I know it was only noticed by a few people but I haven’t posted or replied here much of this year. It was a home issue, mostly garage related. It started in April with a massive water leak. This was the second failure in 3 years of “American” made toilets that were actually foreign and inferior despite not being cheap. Both developed cracks in the tank and one had a hairline one in the bowl that later became bathroom water features. The first failure did minor damage a few years ago and we replaced it with another major brand but made in the USA. Never thought it would happen again. That second failure in April we weren’t as lucky. The water streamed into the garage for hours before we discovered it. Between my labor and insurance paid restoration crews it went into the thousands to do the repairs and clean up.. The coverage handled about 3/4 of the expense. I spent $1500 out of pocket accompanied by a lot of sweat and body aches.
Water damage was mostly inside the garage ceiling , a small section of laundry room ceiling and some damage in one wall. Everything inside was removed and went into the POD. Then we found out that the testing discovered the late 70's drywall mud and texture compound contained traces of asbestos. That mess required the ceiling removal after a lengthy permit procedure and the disposal of the contaminated materials. Its was weeks before we were allowed to really get to work.
I removed an old wooden workbench on the back wall that had absorbed water while we were doing this because I was determined to at least make my garage better while fixing this mess. It took months of doing new drywall, then painting, and new 5k lumen LED lights because the old fluorescent fixtures had rust stains from water inside the lights. Installed a motion sensor on one LED so whenever you enter the garage or drive in there is more light than just that from a single garage door opener.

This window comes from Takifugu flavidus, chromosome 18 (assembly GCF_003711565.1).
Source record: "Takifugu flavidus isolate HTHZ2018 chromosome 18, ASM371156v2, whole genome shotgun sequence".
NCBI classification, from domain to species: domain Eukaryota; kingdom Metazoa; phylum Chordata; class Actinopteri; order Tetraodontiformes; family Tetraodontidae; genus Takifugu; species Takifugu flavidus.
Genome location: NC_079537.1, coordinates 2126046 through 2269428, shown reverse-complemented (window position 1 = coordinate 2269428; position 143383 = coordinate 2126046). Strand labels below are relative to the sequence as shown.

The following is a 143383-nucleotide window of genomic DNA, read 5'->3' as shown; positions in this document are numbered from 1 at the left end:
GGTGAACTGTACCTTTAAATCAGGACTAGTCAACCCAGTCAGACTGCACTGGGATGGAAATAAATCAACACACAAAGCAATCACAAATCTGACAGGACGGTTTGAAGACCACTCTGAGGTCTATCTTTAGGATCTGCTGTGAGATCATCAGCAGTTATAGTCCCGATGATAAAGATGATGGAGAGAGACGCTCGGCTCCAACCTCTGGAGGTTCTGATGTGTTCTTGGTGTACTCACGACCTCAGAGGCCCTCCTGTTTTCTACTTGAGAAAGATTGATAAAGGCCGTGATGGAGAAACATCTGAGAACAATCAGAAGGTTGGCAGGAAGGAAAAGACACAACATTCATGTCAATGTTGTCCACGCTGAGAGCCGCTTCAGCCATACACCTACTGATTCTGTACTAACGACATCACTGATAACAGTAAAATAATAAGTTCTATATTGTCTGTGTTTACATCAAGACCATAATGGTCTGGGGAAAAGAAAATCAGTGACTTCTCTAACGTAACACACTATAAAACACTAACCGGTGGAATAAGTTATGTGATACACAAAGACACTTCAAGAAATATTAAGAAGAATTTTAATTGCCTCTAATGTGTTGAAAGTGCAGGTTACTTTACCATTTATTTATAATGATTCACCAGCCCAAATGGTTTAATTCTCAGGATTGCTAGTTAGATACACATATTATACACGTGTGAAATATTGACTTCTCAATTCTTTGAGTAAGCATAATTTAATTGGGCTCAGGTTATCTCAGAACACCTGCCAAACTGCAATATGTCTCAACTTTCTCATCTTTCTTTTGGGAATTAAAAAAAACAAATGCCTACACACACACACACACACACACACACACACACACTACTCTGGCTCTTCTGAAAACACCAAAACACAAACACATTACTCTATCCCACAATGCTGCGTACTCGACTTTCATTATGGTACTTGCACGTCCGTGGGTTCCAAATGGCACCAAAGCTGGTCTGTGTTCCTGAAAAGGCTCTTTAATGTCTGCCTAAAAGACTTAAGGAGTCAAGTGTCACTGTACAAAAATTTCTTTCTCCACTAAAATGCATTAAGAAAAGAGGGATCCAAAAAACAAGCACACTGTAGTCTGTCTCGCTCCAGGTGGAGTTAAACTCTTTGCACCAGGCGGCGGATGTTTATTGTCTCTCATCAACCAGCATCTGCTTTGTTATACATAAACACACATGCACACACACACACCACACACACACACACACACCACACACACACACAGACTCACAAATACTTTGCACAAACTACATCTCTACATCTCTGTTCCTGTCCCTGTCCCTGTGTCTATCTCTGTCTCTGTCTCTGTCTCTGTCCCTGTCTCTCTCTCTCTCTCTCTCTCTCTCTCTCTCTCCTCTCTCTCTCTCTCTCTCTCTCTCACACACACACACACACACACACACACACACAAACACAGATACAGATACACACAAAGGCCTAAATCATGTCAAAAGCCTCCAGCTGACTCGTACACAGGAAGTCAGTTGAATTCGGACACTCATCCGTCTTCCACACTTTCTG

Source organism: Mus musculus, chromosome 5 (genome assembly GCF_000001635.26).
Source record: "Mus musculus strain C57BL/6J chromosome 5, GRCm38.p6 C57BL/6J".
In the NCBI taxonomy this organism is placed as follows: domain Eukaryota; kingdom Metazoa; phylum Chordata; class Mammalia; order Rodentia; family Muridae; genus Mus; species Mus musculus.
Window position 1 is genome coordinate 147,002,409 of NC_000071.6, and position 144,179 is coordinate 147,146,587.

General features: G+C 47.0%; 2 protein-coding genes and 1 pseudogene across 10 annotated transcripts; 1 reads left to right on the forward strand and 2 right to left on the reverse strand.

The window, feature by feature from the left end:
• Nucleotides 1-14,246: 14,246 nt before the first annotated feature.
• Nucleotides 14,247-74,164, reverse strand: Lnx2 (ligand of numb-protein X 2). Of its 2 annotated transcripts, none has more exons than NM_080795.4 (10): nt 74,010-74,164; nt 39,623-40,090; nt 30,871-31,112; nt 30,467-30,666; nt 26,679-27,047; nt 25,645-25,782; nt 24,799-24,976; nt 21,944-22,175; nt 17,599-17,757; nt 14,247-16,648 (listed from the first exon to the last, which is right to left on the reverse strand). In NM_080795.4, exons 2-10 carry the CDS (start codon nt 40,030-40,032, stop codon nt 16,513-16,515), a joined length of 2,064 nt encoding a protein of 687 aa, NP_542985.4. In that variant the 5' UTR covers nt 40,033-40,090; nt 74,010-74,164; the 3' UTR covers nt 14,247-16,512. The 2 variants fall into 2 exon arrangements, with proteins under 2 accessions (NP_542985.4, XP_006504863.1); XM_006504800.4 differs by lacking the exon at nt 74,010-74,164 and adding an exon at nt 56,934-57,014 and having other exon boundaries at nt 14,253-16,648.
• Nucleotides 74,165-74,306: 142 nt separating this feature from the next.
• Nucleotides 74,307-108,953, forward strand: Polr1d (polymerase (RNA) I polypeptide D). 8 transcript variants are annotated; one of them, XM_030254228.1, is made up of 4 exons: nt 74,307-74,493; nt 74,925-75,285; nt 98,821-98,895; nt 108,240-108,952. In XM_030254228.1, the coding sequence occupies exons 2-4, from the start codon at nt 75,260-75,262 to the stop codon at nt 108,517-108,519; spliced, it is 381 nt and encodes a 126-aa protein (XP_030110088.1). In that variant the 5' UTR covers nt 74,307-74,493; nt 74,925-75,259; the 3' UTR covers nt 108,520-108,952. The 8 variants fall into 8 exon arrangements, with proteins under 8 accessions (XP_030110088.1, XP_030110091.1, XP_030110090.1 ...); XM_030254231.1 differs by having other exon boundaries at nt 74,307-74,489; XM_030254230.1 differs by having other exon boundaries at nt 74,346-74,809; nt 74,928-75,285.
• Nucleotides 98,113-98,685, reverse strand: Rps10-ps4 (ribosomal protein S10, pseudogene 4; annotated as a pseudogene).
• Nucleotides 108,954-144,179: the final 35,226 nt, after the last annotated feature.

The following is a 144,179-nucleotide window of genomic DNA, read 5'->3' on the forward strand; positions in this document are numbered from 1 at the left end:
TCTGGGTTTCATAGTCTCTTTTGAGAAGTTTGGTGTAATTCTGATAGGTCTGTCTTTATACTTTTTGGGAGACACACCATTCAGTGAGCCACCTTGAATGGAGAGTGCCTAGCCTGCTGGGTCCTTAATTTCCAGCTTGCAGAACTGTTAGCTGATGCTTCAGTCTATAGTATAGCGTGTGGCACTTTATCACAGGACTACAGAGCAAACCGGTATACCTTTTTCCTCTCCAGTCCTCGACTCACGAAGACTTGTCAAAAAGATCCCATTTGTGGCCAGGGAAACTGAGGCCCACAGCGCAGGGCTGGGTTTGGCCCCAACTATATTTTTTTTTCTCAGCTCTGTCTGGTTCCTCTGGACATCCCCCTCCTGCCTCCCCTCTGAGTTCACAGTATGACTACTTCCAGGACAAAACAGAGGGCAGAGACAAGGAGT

Since the ceiling and walls were to be new I figured I needed to at least do something to the floor which had bad spalling on a portion. Enough DIY epoxy to do 3 1/2 garages was needed to fill the rough surface to where it would at least last and have better texture. It took a lot of prep and once the insurance crew workers had fixed the ceiling and painting the walls I did the rest. The epoxy batches had some color variation and don’t look uniform but its done and it all came with some unexpected gains I’ll tell at the end. I’m happy with the results and will let the pictures tell the story for now. Its not a perfect man cave but at least I can offer my friends a cold drink from the fridge while we are working on our cars.
In all 15 trash cans of car parts and junk hit the curb other than the construction debris. Old paints were mixed together and used to refinish the shelves on the metal racks, some shelves I replaced with laminate covered panels. New sink, new stereo speakers, black Harbor Freight cabinets, new workbench etc and enough of the old stuff was cleaned and refinished to at least look like it belongs. In all I spent about 60 hours working out there, labor other than the hours the professionals spent working.
Now the bonus from the redo. The garage in winter used to drop to 30-40f when it was below freezing. Now the sealed floor has the place feeling less damp. The ceiling received upgraded insulation and everything was sealed a bit better during the repairs. Today it was 15f degrees out and the garage is just under 60 degrees. We also wonder if the small fridge has added a tad of heat to the room In the summer it seemed cooler and now in winter its warmer so we aren’t sure what exactly is the reason but its awesome. I may sand next summer and put another coat of epoxy on the floor to make it match but for now I’m loving it all.